National Union of Healthcare Workers et al v. Kaiser Foundation Health Plan Inc. et al, No. 3:2010cv03686 - Document 59 (N.D. Cal. 2013)

Court Description: ORDER GRANTING DEFENDANTS' MOTION TO DISMISS by Judge William Alsup [granting 44 Motion to Dismiss]. (whasec, COURT STAFF) (Filed on 4/15/2013)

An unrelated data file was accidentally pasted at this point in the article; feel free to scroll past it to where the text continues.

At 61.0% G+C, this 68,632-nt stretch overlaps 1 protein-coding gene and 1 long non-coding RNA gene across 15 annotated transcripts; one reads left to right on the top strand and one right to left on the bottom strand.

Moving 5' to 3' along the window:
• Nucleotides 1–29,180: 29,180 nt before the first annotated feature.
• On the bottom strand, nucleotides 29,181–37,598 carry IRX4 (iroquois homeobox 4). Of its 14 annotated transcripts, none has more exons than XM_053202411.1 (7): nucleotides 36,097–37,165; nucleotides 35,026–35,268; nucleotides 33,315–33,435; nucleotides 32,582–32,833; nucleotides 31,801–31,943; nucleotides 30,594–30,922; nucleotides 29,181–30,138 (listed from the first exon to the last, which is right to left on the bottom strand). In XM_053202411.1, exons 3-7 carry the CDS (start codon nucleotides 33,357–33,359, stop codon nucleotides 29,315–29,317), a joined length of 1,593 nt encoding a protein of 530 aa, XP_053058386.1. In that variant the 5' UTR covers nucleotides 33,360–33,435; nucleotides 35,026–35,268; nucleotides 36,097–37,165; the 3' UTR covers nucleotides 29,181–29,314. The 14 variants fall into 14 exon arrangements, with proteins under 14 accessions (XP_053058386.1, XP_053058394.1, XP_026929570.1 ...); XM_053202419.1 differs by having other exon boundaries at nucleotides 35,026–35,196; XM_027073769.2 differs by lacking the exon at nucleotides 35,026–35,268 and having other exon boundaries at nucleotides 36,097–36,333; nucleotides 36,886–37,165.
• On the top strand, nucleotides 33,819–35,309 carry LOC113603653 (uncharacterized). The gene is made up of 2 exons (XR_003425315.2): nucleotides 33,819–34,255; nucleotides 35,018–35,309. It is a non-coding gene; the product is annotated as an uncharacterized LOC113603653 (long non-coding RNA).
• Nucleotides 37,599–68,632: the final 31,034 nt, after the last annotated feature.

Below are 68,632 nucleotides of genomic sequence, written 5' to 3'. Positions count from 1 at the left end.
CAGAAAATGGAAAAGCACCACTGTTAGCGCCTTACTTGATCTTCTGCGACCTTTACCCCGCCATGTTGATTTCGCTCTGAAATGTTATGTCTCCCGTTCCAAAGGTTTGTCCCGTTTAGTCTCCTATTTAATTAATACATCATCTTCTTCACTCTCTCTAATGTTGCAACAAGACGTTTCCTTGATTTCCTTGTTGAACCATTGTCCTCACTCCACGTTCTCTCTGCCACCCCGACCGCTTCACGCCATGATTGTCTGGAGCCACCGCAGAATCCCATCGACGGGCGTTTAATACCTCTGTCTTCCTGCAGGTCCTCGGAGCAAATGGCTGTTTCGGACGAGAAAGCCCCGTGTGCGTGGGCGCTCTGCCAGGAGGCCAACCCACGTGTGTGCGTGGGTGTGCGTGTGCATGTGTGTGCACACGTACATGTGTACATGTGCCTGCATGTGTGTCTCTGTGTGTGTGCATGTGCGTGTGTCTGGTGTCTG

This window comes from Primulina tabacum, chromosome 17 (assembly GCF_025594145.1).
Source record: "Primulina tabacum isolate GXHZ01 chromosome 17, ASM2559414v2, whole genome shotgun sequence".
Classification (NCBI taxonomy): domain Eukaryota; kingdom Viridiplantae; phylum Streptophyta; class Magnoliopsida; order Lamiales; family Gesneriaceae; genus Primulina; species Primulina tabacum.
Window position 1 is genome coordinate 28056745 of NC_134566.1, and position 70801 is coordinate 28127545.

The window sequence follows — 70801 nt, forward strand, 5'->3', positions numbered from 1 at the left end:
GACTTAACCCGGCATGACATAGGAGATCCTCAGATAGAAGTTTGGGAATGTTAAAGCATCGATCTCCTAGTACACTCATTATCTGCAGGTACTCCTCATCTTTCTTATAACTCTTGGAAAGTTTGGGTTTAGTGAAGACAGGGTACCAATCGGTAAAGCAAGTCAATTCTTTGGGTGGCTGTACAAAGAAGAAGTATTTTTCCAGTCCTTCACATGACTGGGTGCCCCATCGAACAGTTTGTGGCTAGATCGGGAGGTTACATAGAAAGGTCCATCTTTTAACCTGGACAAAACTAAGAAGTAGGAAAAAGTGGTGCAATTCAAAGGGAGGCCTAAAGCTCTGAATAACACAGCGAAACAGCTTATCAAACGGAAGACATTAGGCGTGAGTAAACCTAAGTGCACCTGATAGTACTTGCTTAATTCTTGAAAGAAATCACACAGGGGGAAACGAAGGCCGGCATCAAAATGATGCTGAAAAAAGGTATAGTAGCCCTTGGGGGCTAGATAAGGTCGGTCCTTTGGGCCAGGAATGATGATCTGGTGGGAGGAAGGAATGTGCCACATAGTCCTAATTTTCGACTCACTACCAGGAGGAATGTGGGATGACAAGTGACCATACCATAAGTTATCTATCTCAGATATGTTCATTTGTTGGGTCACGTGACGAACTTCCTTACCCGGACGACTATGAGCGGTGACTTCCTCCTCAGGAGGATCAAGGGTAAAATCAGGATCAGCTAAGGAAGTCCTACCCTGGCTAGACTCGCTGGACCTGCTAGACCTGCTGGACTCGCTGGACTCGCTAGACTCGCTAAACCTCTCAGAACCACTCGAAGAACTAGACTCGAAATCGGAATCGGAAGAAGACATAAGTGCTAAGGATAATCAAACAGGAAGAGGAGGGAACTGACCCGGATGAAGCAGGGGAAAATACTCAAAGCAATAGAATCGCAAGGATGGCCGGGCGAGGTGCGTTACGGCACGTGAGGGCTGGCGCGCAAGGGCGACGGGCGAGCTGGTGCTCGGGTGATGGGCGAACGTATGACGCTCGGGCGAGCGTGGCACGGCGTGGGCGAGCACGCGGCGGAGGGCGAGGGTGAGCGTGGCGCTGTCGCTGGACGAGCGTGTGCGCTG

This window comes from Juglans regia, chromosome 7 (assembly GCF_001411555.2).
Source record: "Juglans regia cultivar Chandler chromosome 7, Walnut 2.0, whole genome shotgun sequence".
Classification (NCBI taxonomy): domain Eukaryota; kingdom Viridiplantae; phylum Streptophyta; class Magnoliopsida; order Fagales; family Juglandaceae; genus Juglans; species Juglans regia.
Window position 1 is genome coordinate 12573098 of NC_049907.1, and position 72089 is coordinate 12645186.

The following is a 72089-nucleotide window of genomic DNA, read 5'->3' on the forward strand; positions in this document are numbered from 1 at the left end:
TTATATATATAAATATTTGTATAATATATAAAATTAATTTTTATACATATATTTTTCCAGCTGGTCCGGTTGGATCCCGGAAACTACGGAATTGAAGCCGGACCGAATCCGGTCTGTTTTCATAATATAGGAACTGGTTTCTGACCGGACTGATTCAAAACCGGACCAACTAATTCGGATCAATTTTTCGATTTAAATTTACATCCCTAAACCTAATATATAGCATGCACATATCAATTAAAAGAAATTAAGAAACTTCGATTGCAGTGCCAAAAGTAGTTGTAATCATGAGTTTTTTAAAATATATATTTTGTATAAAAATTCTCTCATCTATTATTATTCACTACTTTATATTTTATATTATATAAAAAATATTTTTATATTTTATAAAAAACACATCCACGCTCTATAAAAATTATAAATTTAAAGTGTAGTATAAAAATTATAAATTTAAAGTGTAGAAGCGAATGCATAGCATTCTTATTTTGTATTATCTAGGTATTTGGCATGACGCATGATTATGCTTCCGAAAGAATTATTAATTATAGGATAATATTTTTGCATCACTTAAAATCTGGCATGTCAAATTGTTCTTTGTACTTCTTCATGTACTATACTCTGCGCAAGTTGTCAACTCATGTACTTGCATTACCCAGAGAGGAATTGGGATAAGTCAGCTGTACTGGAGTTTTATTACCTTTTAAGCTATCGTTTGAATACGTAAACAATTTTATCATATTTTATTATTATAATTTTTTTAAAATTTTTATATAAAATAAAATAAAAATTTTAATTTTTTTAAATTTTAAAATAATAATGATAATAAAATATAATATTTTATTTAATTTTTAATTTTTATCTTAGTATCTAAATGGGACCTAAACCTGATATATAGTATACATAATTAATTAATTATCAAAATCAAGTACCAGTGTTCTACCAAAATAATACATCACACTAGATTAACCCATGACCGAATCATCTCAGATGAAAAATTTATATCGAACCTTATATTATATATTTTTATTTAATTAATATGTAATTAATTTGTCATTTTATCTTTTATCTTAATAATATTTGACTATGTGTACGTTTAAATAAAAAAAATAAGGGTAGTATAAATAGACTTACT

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National Union of Healthcare Workers et al v. Kaiser Foundation Health Plan Inc. et al Doc. 59 1 2 3 4 5 6 IN THE UNITED STATES DISTRICT COURT 7 FOR THE NORTHERN DISTRICT OF CALIFORNIA 8 9 11 For the Northern District of California United States District Court 10 12 13 NATIONAL UNION OF HEALTHCARE WORKERS, SONIA ASKEW, ROBIN BLAKE, LISA ENGLES, DANIELLE ESTRADA, ANGELA GLASSER, ROBERT HERNANDEZ, DAVID MALLON, TURUSEW WILSON, and GEORGE WONG, Plaintiffs, 14 15 16 17 18 19 No. C 10-03686 WHA v. KAISER FOUNDATION HEALTH PLAN, INC., KAISER FOUNDATION HOSPITALS, THE PERMANENTE MEDICAL GROUP, INC., and SOUTHERN CALIFORNIA PERMANENTE MEDICAL GROUP, ORDER GRANTING DEFENDANTS’ MOTION TO DISMISS Defendants. / 20 21 22 INTRODUCTION In this action for declaratory and injunctive relief regarding employers’ payments of 23 wages and benefits to campaigning union representatives during representation elections, 24 employers move to dismiss plaintiffs’ novel claims under the Labor Management Relations Act. 25 After full consideration of the parties’ briefs and a hearing, the motion to dismiss is GRANTED. 26 27 28 STATEMENT Amid internal disputes over union governance, some officers of the Service Employees International Union-United Healthcare Workers broke away and formed a rival union, the Dockets.Justia.com 1 National Union of Healthcare Workers. Four years of court battles have ensued. This suit is 2 one. See also SEIU v. SEIU-UHW, No. C 09-00404 WHA (N.D. Cal. 2010), aff’d sub nom. 3 SEIU v. NUHW, No. 10-16549 (9th Cir. 2013). The two unions continue to compete to represent 4 the approximately 45,000 Kaiser health-care workers in California. 5 The instant action was filed in mid-2010 in anticipation of a representation election. Kaiser Foundation Health Plan, Inc., Kaiser Foundation Hospitals, The Permanente Medical 8 Group, Inc., and Southern California Permanente Medical Group, all parties to a collective 9 bargaining agreement with SEIU-UHW. In the run-up to the election, NUHW and nine Kaiser 10 employees filed this action, seeking to enjoin Kaiser from, among other things, providing wages 11 For the Northern District of California The election was ordered by the National Labor Relations Board for the employees of defendants 7 United States District Court 6 or benefits to SEIU-UHW members for time spent campaigning for SEIU-UHW. The complaint 12 alleged that Kaiser improperly favored SEIU-UHW by paying salaries or benefits to three 13 categories of union reps — shop stewards, contract specialists, and “lost-timers” — while they 14 campaigned for SEIU-UHW. Employers are supposed to stay out of union elections and let the 15 workers decide who will represent them. 16 The 2010 election was held, and SEIU-UHW won. Immediately thereafter, NUHW 17 filed objections with the Board, complaining about Kaiser’s and SEIU-UHW’s conduct during 18 the election. The undersigned stayed this action pending the Board’s opinion (Dkt. No. 23). 19 In early 2011, NUHW also filed before the Board a charge that Kaiser had committed unfair 20 labor practices in violation of Section 8(a) of the National Labor Relations Act. The unfair labor 21 practices allegations before the Board tracked those of the complaint herein (in addition to other 22 allegations). The Board declined to move forward with the Section 8(a) charges until the 23 previously filed election objections were resolved. In July 2011, the Board determined that 24 irregularities (unrelated to the allegations at issue here) had prevented a fair election and set 25 aside the result. Finally, the Board issued an advice memo in November 2012 declining to act 26 on NUHW’s Section 8(a) charges (Dkt. No. 44, Exh. D). The undersigned then lifted the stay 27 in the instant action, and Kaiser renewed an earlier motion to dismiss. The new election will be 28 in April 2013 (Dkt. No. 53). 2 1 The gravamen of the complaint is that Kaiser violated Section 302(a) of the LMRA by 2 continuing to provide wages or benefits to various categories of union reps for their time spent 3 campaigning for SEIU-UHW. It seems true that Kaiser has and continues to pay salaries and 4 benefits for union officials. This is because it agreed to do so in the collective bargaining 5 agreement. That agreement requires Kaiser to provide wages and/or benefits for three categories 6 of union reps. The first two are “shop stewards” and “contract specialists,” who together are 7 responsible for administering the collective bargaining agreement at the direction of the union. 8 Their duties include processing employee grievances, training union reps, and attending 9 investigatory meetings, among other things. Shop stewards and contract specialists continue to receive their salary and benefits for time spent attending to union business. Plaintiffs allege, 11 For the Northern District of California United States District Court 10 and defendants do not dispute, that there are at least one thousand shop stewards and twenty to 12 thirty contract specialists working in Kaiser California facilities. Another category of union 13 staffers compensated by Kaiser includes “lost-timers.” These are Kaiser employees who become 14 paid staff members of the union after requesting up to a one-year unpaid leave of absence from 15 Kaiser. Pursuant to the collective bargaining agreement, Kaiser continues to provide these 16 lost-timers’ benefits and accrued leave (but not salary) during the time away. Plaintiffs allege 17 that in August 2010, there were approximately 20 lost-timers assigned to Kaiser California 18 facilities and that Kaiser had plans to grant lost-timer status for approximately four hundred 19 additional Kaiser employees in preparation for the then-upcoming union elections. 20 21 The basic question is whether Section 302 bars an employer from funding union staffers in whole or in part to work on representation campaigns to the detriment of a rival union. 22 ANALYSIS PLAINTIFFS’ STANDING. 23 1. 24 Section 302(e) of the LMRA provides: “The district courts of the United States . . . shall 25 have jurisdiction, for cause shown, . . . to restrain violations of this section.” The Supreme Court 26 observed in dicta that Section 302(e) permits “private litigants to obtain injunctions in order to 27 protect the integrity of employees’ collective bargaining representatives in carrying out their 28 responsibilities.” Sinclair Refining Co. v. Atkinson, 370 U.S. 195, 205 (1962), abrogated on 3 1 other grounds, Boys Markets, Inc., v. Retail Clerks Union, Local 770, 398 U.S. 235 (1970). 2 The Supreme Court went on to note: 3 [t]hat this section, which stands alone in expressly permitting suits for injunctions previously proscribed by the Norris-LaGuardia Act to be brought in the federal courts by private litigants under the Taft-Hartley Act, deals with an unusually sensitive and important problem is shown by the fact that [Section 302] makes the conduct so enjoinable a crime punishable by both fine and imprisonment. 4 5 6 Ibid., n.19. For decades, our court of appeals has followed this understanding of Section 302(e). 7 The private right of action is limited to claims for injunctive relief. See Toyota Landscaping Co., 8 Inc. v. S. Cal. Dist. Council of Laborers, 11 F.3d 114, 117–19 (9th Cir. 1993); Souza v. Trs. of 9 W. Conference of Teamsters Pension Tr., 663 F.2d 942, 945 (9th Cir. 1981). 10 action, however, Kaiser argues that district courts can no longer hear claims brought under For the Northern District of California United States District Court Based on two more recent Supreme Court holdings limiting implied private rights of 11 12 Section 302 by private parties, even those brought for injunctive relief. Alexander v. Sandoval, 13 532 U.S. 275 (2001), addressed a statutory directive to agencies to effectuate provisions of 14 Title VI. A driver’s license applicant brought suit against a state transportation agency because 15 it had a policy to provide the license application only in English. She contended this policy 16 violated federal regulations that prohibited agencies receiving federal funding from using 17 methods that have discriminatory disparate impacts. Sandoval concluded that Section 602 of 18 the Civil Rights Act lacked “rights-creating” language, focused on providing direction for the 19 regulating agencies rather than focusing on the individuals protected or the agencies being 20 regulated, and expressly restricted agency enforcement. In sum, there could be no private right 21 of action to enforce disparate-impact regulations promulgated under Title VI, even when the 22 regulations contained rights-creating language, as long as the statute itself lacked such language. 23 The opinion explicitly approved the Supreme Court’s earlier finding of an implied private right 24 of action in Section 601 of the same Act in Cannon v. University of Chicago, 441 U.S. 677 25 (1979). 26 Kaiser directs us to some language in Sandoval that signals the Supreme Court’s 27 withdrawal from freely implying private rights of action in order to effectuate presumed 28 Congressional intent: “Having sworn off the habit of venturing beyond Congress’s intent, 4 1 we will not accept respondents’ invitation to have one last drink.” Sandoval, 532 U.S. at 287. 2 The problem is, as far as Section 302 is concerned, our appellate courts have already had that 3 drink. It has been long accepted that the text of Section 302 itself, rather than any regulation 4 interpreting the statute as in Sandoval, contains rights-creating language. 5 Kaiser also suggests that Section 302’s private right of action was abrogated by the 6 holding of Gonzaga University v. Doe, 536 U.S. 273 (2002). In Gonzaga, a former student 7 sued the university under 42 U.S.C. 1983, alleging a violation of a provision of the Family 8 Educational Rights and Privacy Act that limited disbursement of federal funds to schools that 9 had lenient student-record-release policies. The Supreme Court held that spending legislation drafted in terms like FERPA’s cannot confer individual rights. As in Sandoval, the statute 11 For the Northern District of California United States District Court 10 at issue lacked rights-creating language. Instead, the Act spoke in terms of the duties of the 12 Secretary of Education, and did not refer to the interests of the students and parents to be 13 protected. It thus failed to create the sort of “individual entitlement” enforceable under 14 Section 1983. Id. at 274–75. In contrast, LMRA Section 302’s language directly applies 15 to the parties it intended to protect and regulate, rather than focusing on the regulator, as in 16 Sandoval and Gonzaga. 17 If Sandoval and Gonzaga somehow vacated an entire body of entrenched law under 18 Section 302, then that proposition will have to be announced by higher authority. This order 19 must go with the prevailing law and holds that plaintiffs have standing to bring this action. SECTION 302. 20 2. 21 Section 302(a) of the LMRA provides: 22 It shall be unlawful for any employer . . . to pay, lend, deliver, or agree to pay, lend, or deliver, any money or other thing of value— 23 24 25 26 (1) to any representative of any of his employees who are employed in an industry affecting commerce; or (2) to any labor organization, or any officer or employee thereof, which represents . . . any of the employees of such employer who are employed in an industry affecting commerce. 27 Collective bargaining agreement terms like the ones at issue here, requiring employers to pay 28 union reps for time doing union work, would at first glance appear illegal under Section 302(a). 5 1 But courts have long accepted that one of Section 302(c)(1)’s two exceptions may legitimize 2 such arrangements: 3 4 5 6 7 The provisions of this section shall not be applicable . . . in respect to any money or other thing of value payable by an employer: to any of his employees whose established duties include acting openly for such employer in matters of labor relations or personnel administration; or to any representative of his employees, or to any officer or employee of a labor organization, who is also an employee or former employee of such employer, as compensation for, or by reason of, his service as an employee of such employer. 8 (punctuation added). 9 A. Shop Stewards and Contract Specialists. 10 an employer to provide ongoing wages and benefits to union reps analogous to the shop For the Northern District of California United States District Court Our court of appeals has upheld collective bargaining agreement terms that require 11 12 stewards and contract specialists here. Int’l Ass’n of Machinists & Aerospace Workers, Local 13 Lodge 964 v. BF Goodrich Aerospace Aerostructures Grp., 387 F.3d 1046 (9th Cir. 2004). 14 In Goodrich, the shop steward, a twenty-year mechanic, took a full-time position representing 15 employees’ interests in the grievance process. Although he maintained his former job 16 classification, he no longer performed mechanics’ work. The shop steward sued the employer 17 because it refused to assign him overtime work as a mechanic. The employer argued that the 18 entire arrangement violated Section 302. Goodrich held that because the union rep’s services as 19 an employee provided the employer a legitimate benefit, the contractual provision requiring the 20 employer to continue to compensate the union rep was proper because it fell under one of 21 Section 302(c)(1)’s exceptions. 22 Goodrich examined whether the entire contractual arrangement allowing employers 23 to pay certain union reps was legal, not whether compensation for specific activities was lawful. 24 At issue here, in contrast, is whether it is illegal for an employer to continue to compensate 25 union reps per the employer’s contractual obligations, even though some of the reps’ time might 26 be spent campaigning for an incumbent union. Nevertheless, this order finds that Goodrich 27 controls, at least as far as the shop stewards and the contract specialists. Its rationale applies 28 here: By “play[ing] an integral role in enforcing the terms of the collective bargaining 6 1 agreement and in peacefully resolving disputes between labor and management,” union reps like 2 shop stewards and contract specialists provide a legitimate benefit to both union and employer. 3 Id. at 1057. 4 The complaint suggests that Kaiser should supervise the union reps to make sure their 5 activities are limited to those contained in the collective bargaining agreement. Taken to its 6 logical endpoint, that argument would require Kaiser to detect when the union reps were, for 7 example, surfing the internet while on duty, then dock their pay for those wasted minutes. 8 Generally, the inquiry must focus more on the employer’s intent at the time of entering the 9 agreement than at the time of compliance with its terms. This order finds that, as to the shop 11 For the Northern District of California United States District Court 10 stewards and contract specialists, Kaiser’s motion to dismiss must be GRANTED. B. Lost-Timers. 12 For the first time in their opposition, plaintiffs appear to argue that the overall contractual 13 arrangement requiring Kaiser to maintain benefits for lost-timers on union leave might be illegal 14 (Br. at 12–14). Goodrich declined to consider the legality of conceptually similar “paid union 15 leave” arrangements under Section 302, and our court of appeals has not otherwise addressed 16 this issue. Id. at 1059. Our sister circuits have reached varying conclusions. Compare 17 Caterpillar, Inc. v. Int’l Union, UAW, 107 F.3d 1052 (3d Cir. 1997) (paid union leave legal if 18 contained in a collective bargaining agreement) and United States v. Phillips, 19 F.3d 1565 (11th 19 Cir. 1994) (paid union leave legal if benefits vested before employee left employer’s service) 20 with BASF Wyandotte Corp. v. Local 227, Int’l Chem. Workers Union, 791 F.2d 1046 (2d Cir. 21 1986) (stating in dicta that paid union leave was illegal) and NLRB v. BASF Wyandotte Corp., 22 798 F.2d 849 (5th Cir. 1986) (same). In any case, the opposition is not the proper arena in which 23 to raise a critical new legal theory. Plaintiffs should have addressed this proposition in the 24 complaint if they intended to base part of their case on it. This order will not salvage the 25 pleading based on the contents of the briefing and therefore will not reach the overall legality of 26 contract terms providing for lost-timers to take employer-compensated leave. 27 The complaint’s main allegation is that Kaiser violated Section 302 by providing 28 benefits to lost-timers in this factual context, where Kaiser may have intended to allow a 7 1 geometric increase in lost-timer leaves of absence in the run-up to the 2010 election — from 2 twenty to over four hundred. The terms of the instant collective bargaining agreement regarding 3 lost-timers are bare-bones: They merely provide that employees may apply to take up to a 4 one-year leave to work for the union, during which time their benefits and seniority continue 5 to accrue (see Dkt. No. 44, Exh. A). Most payment arrangements entered into in a collective 6 bargaining agreement are presumed to be openly and fairly negotiated for, and thus would not 7 implicate the type of bribery Section 302 is meant to prevent. But if contractual terms regarding 8 lost-timers were vague enough that they could be fleshed out by custom and usage in a way that 9 implicated improper influence by an employer, then the employer’s conduct might be found to violate Section 302. Absent specific allegations regarding any such course of conduct, however, 11 For the Northern District of California United States District Court 10 Kaiser’s motion to dismiss must be GRANTED. CONCLUSION 12 13 For the foregoing reasons, Kaiser’s motion to dismiss is GRANTED. Plaintiffs may seek 14 leave to amend the complaint and will have until APRIL 29, 2013, to file a motion, noticed on 15 the normal 35-day track, for leave to file an amended complaint. A proposed amended 16 complaint must be appended to the motion. Plaintiffs should plead their best case, which must 17 be limited to lost-timers only. The motion should clearly explain how the amendments to the 18 complaint cure the deficiencies identified herein, and should include as an exhibit a redline or 19 highlighted version identifying all changes. If such motion is not filed by the deadline, this case 20 will be closed. 21 22 IT IS SO ORDERED. 23 24 Dated: April 15, 2013. WILLIAM ALSUP UNITED STATES DISTRICT JUDGE 25 26 27 28 8